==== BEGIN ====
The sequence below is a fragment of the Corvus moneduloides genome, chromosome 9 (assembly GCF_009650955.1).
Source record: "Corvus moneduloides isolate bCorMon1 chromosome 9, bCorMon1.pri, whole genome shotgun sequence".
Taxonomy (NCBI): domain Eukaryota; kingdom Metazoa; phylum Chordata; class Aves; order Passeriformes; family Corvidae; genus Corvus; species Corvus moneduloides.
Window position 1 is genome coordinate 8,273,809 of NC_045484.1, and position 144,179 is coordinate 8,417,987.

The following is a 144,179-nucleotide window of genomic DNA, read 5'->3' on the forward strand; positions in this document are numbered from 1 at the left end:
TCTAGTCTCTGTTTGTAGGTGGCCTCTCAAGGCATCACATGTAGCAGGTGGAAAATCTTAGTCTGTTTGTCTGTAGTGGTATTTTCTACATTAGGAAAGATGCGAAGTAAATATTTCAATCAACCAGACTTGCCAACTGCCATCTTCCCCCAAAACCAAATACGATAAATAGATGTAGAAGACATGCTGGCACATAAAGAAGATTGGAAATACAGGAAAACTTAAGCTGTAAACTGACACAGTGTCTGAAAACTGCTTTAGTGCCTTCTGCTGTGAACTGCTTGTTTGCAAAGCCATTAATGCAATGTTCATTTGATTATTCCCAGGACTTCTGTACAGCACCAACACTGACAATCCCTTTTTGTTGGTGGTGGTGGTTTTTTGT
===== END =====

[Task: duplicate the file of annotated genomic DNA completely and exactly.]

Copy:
The sequence below is a fragment of the Corvus moneduloides genome, chromosome 9 (assembly GCF_009650955.1).
Source record: "Corvus moneduloides isolate bCorMon1 chromosome 9, bCorMon1.pri, whole genome shotgun sequence".
Taxonomy (NCBI): domain Eukaryota; kingdom Metazoa; phylum Chordata; class Aves; order Passeriformes; family Corvidae; genus Corvus; species Corvus moneduloides.
Window position 1 is genome coordinate 8,273,809 of NC_045484.1, and position 144,179 is coordinate 8,417,987.

The following is a 144,179-nucleotide window of genomic DNA, read 5'->3' on the forward strand; positions in this document are numbered from 1 at the left end:
TCTAGTCTCTGTTTGTAGGTGGCCTCTCAAGGCATCACATGTAGCAGGTGGAAAATCTTAGTCTGTTTGTCTGTAGTGGTATTTTCTACATTAGGAAAGATGCGAAGTAAATATTTCAATCAACCAGACTTGCCAACTGCCATCTTCCCCCAAAACCAAATACGATAAATAGATGTAGAAGACATGCTGGCACATAAAGAAGATTGGAAATACAGGAAAACTTAAGCTGTAAACTGACACAGTGTCTGAAAACTGCTTTAGTGCCTTCTGCTGTGAACTGCTTGTTTGCAAAGCCATTAATGCAATGTTCATTTGATTATTCCCAGGACTTCTGTACAGCACCAACACTGACAATCCCTTTTTGTTGGTGGTGGTGGTTTTTTGT